Development, progress and economic growth
Luiz Carlos Bresser-Pereira
In Sebastian Dulliken, Eckhard Hein and Achim Truger, eds. (2014) Macoeconomics, Development and Economic Policies. Marburg: Metropolis-Verlag: 181-299, Paper prepared for the Festschrift of Jan Priewe, January of 2014. Working paper 350, EESP/FGV, December 2013.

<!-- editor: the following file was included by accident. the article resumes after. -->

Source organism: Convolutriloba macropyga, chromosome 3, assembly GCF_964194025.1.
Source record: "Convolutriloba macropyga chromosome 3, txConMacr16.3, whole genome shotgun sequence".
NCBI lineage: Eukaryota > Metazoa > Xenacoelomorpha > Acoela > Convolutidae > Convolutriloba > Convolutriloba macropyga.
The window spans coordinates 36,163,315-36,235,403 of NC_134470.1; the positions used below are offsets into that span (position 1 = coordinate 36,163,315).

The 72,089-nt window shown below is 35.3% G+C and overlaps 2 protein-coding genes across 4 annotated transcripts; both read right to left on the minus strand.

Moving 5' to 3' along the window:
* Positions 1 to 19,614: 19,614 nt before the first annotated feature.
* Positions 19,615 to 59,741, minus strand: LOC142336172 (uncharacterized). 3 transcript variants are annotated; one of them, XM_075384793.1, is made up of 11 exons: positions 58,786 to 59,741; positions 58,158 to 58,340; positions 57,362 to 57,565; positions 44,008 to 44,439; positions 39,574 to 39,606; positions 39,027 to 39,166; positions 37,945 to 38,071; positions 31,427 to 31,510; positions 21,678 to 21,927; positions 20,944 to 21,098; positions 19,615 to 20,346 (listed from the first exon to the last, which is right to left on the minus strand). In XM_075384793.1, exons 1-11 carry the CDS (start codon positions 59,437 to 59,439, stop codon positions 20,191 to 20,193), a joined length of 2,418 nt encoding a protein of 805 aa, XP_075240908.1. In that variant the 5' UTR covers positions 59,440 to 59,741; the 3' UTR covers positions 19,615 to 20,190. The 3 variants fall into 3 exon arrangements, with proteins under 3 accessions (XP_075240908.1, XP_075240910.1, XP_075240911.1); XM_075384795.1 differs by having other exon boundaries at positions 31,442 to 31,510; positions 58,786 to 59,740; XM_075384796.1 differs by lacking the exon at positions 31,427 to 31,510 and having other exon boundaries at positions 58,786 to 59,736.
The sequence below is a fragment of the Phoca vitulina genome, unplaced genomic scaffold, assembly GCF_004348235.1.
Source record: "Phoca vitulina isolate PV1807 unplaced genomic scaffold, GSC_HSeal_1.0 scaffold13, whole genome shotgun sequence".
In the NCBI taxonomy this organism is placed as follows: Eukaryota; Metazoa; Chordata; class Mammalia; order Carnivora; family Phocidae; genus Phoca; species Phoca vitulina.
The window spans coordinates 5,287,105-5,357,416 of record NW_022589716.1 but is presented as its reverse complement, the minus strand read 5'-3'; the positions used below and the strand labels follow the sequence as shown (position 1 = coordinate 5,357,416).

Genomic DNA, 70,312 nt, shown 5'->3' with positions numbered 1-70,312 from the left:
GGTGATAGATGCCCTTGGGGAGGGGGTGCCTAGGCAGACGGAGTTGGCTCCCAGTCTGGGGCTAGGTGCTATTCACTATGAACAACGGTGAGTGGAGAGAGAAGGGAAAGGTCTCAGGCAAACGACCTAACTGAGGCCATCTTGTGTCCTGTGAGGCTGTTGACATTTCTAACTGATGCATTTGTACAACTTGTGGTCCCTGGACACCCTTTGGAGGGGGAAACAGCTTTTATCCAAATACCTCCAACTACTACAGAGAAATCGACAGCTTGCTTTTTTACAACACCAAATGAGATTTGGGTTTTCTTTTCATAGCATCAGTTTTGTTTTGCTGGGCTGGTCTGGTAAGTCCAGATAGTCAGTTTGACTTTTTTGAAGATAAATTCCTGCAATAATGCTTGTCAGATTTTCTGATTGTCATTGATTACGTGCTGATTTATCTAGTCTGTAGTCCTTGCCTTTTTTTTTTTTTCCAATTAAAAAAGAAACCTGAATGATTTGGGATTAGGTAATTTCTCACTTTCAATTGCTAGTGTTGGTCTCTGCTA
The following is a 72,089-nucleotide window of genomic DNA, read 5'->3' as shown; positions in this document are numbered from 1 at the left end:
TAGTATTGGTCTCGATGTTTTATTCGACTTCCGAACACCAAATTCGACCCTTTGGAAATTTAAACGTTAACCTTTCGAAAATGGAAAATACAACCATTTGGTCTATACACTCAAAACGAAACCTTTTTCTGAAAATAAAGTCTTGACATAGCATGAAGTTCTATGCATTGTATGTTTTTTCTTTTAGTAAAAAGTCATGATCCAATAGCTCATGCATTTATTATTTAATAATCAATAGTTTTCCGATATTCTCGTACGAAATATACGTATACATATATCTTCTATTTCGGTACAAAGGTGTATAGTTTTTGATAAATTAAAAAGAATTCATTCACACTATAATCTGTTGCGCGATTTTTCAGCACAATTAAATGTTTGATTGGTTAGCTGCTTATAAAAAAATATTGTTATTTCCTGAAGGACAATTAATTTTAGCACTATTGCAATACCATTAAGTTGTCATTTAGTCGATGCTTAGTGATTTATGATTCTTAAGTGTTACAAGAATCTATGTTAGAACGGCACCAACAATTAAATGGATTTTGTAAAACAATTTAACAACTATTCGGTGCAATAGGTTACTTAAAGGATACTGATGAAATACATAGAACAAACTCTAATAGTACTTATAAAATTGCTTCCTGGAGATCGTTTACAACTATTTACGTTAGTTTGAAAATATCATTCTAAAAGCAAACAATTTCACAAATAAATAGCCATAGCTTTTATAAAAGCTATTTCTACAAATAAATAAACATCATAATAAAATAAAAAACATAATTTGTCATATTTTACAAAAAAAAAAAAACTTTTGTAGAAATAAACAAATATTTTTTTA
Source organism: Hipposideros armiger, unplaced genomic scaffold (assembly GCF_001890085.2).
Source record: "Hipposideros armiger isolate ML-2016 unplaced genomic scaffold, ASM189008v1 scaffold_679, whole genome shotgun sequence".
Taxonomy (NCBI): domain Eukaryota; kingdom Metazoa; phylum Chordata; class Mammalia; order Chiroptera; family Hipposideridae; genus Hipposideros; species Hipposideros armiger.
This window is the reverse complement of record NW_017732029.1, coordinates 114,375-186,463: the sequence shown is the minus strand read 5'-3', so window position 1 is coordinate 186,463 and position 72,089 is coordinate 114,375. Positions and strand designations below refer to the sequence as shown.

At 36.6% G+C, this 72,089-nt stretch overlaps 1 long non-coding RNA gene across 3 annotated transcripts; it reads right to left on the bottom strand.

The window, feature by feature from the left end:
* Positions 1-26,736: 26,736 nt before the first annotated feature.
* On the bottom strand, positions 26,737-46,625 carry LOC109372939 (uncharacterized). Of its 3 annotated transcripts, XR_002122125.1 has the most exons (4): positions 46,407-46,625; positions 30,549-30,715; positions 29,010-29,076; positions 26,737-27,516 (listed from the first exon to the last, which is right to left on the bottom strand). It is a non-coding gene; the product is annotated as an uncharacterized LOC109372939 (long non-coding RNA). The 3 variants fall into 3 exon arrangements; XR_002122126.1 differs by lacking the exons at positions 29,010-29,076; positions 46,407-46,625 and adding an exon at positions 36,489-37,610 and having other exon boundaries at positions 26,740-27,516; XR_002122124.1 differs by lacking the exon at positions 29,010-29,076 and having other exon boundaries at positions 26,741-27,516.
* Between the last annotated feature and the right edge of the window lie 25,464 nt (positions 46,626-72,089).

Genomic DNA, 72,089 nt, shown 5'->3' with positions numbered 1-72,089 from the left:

Progress was an idea of the 18th century; development, a project of the 20th century that continues into the 2st century. Progress was associated with the advance of reason, development with the fulfillment of the five political objectives that modern societies set for themselves: security, freedom, economic well-being, social justice and protection of the environment. Today we can view progress and development as equivalent. Both were products of the capitalist revolution, and of the economic development that began with it. Economic development or growth, in its turn, is the process of capital accumulation with the incorporation of technical progress that, mainly through productive sophistication and the increase of the value of labor, increases wages and improves standards of living. The five objectives that define development, as well as the three social instances existing in society change in an interdependent way.